• JoAnne Saldanha

A Saree for Ammi...filled with learning opportunities.



Ammi weaves the most beautiful sarees in the world, Abba is a pro at dyeing the threads and the children help out where ever they can. However, Ammi doesn’t own even one of her sarees, only ever wearing a faded salwar kameez and dupatta. The children have a wonderful idea…they debate about using the money they have been saving in their gullak to buy themselves treats, to buy Ammi a saree instead. Not any saree, but one of her own creations. Do they have enough? Will their dream of buying Ammi a saree come true?


As I skimmed through the story, thought that it was a great addition to the interactive read aloud sessions at our school library. It offered so much to link to the children’s learning and offered plenty of opportunity for the children to contribute, as well as to spark discussions.

This ‘full of heart’ story highlights the selflessness of two little girls who work hard to buy their mother a wonderful gift.

But along the way, the story gave us plenty to learn too….

History…as it explained how this weave is said to have been found by a Rajah in Mysore, who then invited a few weaver families to move to Kota in Rajasthan, bringing along their skill in weaving the gossamer saree now know as 'kota mysoria'.

Geography…as we traced the weavers journey from Karnataka to Rajasthan

Art…by this I mean the art of weaving. The children were shocked to know that it could take more than a month to weave just one saree and that they were woven by hand. Many of them were familiar with the Hand Loom as they had observed weaving at 'Dakshin Chitra', a wonderful live museum of Art and Culture and at a wonderful place called Shuttles and Needles, on their Montessori ‘Going out program.’ They learnt about what it meant to ‘dye’ threads or fabric. We discussed the designs of sarees and there were any interpretations of their own ‘designer’ creations on paper.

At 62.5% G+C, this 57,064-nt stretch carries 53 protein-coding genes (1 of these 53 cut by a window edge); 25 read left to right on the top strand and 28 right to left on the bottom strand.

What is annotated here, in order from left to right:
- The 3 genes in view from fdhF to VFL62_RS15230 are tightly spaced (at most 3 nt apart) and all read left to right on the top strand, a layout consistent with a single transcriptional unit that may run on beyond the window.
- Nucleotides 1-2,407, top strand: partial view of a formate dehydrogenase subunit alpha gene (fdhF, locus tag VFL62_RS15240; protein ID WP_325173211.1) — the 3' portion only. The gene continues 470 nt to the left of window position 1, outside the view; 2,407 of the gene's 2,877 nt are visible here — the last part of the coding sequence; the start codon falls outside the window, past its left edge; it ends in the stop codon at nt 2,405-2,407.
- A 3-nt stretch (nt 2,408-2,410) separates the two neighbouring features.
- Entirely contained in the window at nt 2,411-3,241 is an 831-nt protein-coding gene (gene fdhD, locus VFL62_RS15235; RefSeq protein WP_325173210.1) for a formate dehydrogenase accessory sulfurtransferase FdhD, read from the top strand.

Diversity…They were exposed to children so far removed from themselves, children who lived in a village, children who needed to scrounge and save money, children who were may not know if they are getting their next meal, but who yet think up ways to earn money to buy their Ammi a saree. We discussed the different terms by which we addressed our parents.


Although we are focussing on Indian folk tales this term, the idea was to emphasise diverse India. We are also highlighting dance, art, weaving and storytelling traditions across the country. Although not a ‘folk tale’, I loved that this book brought so much to the table.


I am a huge Mamta Nainy fan, after her book 'Sadiq wants to stitch' and Sandhya Prabhat's illustrations are super engaging with their pop of colour and details.


Inspired by the sarees in the book A Saree for Ammi, my elementary students designed their own saree and fabric....on paper.

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There was a lot of thought that went into the designs. Done graphic, some traditional and some girlie pink and rainbows. I love to hear their explanations and thinking behind each design. I wouldn’t mind some of those designs myself. Which one would you like?



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We’ve been reading books as well as narrating Folktales orally from across the country, with the idea of highlighting our diversity. We’ve been looking at our culture, traditions, languages, art and crafts, dance, clothing, food and more.

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I must add here that at almost every class, a child has come up to me to tell me how much they are enjoying the Indian Tales and how they are looking forward to hearing tales from EVERY state!!!

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